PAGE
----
We Buy a Boat

One day I wandered down to the beach to watch a yacht race that was in progress. It was thrilling to see these twenty odd foot boats perform in the very stiff breeze. As they came in close to the beach to round a buoy, you were able to see all the action taking place, and hear the screams of excitement. I thought, ‘This is for me’. ‘And it’s a sport that all the family can participate in.’ At this stage we didn’t know about getting ice cold water sloshed over us from time to time, or all the other bad things that can happen to you while learning to sail a small boat well. I went home discussed it with the family, immediately we all visited the library, scanning Auckland papers, studying closely the ‘Boats for Sale’ columns. We were looking for a Fibre Glass Trailer Sailer. We finally found an 22 foot boat that suited us, manufactured by Aquarius, second hand, but completely refurbished. So off to Auckland we went, to trailer it back home to Queenstown. Beth came with me, and we did the whole operation over a long weekend, but the trip was not without incident. On our return, about Mid North Island in the dark we came to an overpass, which was concealed from our view, only to find four or five men in white suits all running around painting yellow and white lines on the road. I was going far too fast to stop, also there was the big truck rig that was closely following us. I knew I could possibly ‘jack knife’ our trailer if I made any sudden move. So hand on horn, I just I just ploughed on, right through their wet paint job. Scattering, series of orange cones, workmen and notices and all. Beth said, ‘Are you going to stop Dad’? I replied ‘No way’, ‘We have no friends back there.’ The valiant still had traces of yellow and white paint in the engine compartment when I sold it twenty years later. Ian Faulks said to me on relating the incident, that he did much the same thing just out of Invercargill. But he ended up with a traffic cop on his tail, but after inquiring what charge? The cop couldn’t think of one that fitted the deed and dropped the matter.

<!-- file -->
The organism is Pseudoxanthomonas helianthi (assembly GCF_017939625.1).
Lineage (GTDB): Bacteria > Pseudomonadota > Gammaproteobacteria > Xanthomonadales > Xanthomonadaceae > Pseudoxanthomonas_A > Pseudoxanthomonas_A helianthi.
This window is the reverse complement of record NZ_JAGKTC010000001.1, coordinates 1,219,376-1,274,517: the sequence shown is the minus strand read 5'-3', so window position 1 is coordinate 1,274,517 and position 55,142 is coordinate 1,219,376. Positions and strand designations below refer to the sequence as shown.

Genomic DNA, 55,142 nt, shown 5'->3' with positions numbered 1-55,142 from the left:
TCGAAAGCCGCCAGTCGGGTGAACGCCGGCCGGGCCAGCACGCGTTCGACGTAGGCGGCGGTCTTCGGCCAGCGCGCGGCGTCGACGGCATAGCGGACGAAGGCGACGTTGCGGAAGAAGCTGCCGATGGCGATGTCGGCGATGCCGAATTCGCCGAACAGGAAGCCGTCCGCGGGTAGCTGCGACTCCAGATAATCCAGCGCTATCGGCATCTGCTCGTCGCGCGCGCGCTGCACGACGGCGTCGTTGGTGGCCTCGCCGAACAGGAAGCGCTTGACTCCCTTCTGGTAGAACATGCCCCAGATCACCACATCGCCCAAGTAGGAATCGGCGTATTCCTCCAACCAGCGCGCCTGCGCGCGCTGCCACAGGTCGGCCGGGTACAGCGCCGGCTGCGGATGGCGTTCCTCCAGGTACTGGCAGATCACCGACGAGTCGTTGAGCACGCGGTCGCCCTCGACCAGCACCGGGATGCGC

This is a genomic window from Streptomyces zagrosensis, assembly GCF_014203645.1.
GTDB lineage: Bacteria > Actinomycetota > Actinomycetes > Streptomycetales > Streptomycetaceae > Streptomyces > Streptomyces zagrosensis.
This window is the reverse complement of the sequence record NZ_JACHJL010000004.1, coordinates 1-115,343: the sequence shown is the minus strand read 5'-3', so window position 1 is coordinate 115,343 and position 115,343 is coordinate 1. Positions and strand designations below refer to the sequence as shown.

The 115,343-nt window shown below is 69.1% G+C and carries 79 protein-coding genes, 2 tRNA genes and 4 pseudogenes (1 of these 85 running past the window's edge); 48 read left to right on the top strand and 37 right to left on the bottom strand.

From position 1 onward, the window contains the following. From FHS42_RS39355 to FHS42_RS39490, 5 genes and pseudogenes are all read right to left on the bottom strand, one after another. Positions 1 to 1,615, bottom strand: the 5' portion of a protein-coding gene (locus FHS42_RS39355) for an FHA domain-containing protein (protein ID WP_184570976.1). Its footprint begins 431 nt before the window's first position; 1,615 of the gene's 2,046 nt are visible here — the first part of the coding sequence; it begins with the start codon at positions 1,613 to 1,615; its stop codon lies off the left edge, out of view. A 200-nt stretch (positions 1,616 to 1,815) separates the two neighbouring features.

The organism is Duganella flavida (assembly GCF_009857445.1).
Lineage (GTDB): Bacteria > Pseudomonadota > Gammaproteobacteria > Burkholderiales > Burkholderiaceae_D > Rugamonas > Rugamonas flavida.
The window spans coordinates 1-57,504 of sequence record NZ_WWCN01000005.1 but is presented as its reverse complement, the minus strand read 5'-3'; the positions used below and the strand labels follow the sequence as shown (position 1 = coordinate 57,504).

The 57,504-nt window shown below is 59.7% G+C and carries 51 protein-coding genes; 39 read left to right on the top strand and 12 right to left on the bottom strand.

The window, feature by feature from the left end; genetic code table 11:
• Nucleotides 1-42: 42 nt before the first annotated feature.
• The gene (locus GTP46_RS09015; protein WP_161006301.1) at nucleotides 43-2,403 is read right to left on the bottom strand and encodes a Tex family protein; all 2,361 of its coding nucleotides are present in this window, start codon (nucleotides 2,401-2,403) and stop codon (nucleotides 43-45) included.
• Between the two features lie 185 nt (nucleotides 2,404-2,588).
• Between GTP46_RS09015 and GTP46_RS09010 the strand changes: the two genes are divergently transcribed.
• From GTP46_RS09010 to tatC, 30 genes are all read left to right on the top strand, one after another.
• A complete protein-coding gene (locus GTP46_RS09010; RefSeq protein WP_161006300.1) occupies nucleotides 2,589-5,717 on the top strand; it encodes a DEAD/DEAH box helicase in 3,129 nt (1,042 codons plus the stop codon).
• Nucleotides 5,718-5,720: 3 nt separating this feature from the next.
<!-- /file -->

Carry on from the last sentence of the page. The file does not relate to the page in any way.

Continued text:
The next incident came at the Wellington Wharf where there was an employee, who all from Queenstown yachte’s had named ‘God’. He just didn’t like ‘Queenstowners’ or their sail boats, and on the wharf he wielded immense power. Admittedly there had been a procession of boaties from Queenstown as the sport gained in popularity. All Yacht club members, it would seem had experienced difficulties with this man. One of his purposes in life, it would seem was to make life troublesome for us. On our arrival he immediately declared we didn’t have a booking. We did. Anyway, we wouldn’t have allowed for the mast overhang. We had. Let’s then go to the Office and sort the matter out. It’s shut. He then parked us in splendid isolation at the head of a adjoining lane. As I sat in the dark and rain, I plotted my revenge. As the parking area filled I took a torch and went down the long line of unsupervised cars. I rapped on all their driver’s windows, shone the torch into their eyes and told them in an authoritative manner, parking arrangements have been changed. Please turn your vehicle around and park behind the Valiant and yacht. It took about five to ten minutes for the message to sink in, but slowly the whole park turned around, after much confusion and manoeuvring, they all formed a line behind us. If God was surprised when he returned from his cubby hole, he didn’t show it. At sailing time flagged us onto the Ferry first. We arrived home without further incident, unloaded all the cabbages, cauliflowers, onions, and other vegetables from the cockpit that we had purchased very cheaply at Pukekohe, around our neighbourhood, and went to bed. Our boating adventures were about to begin.



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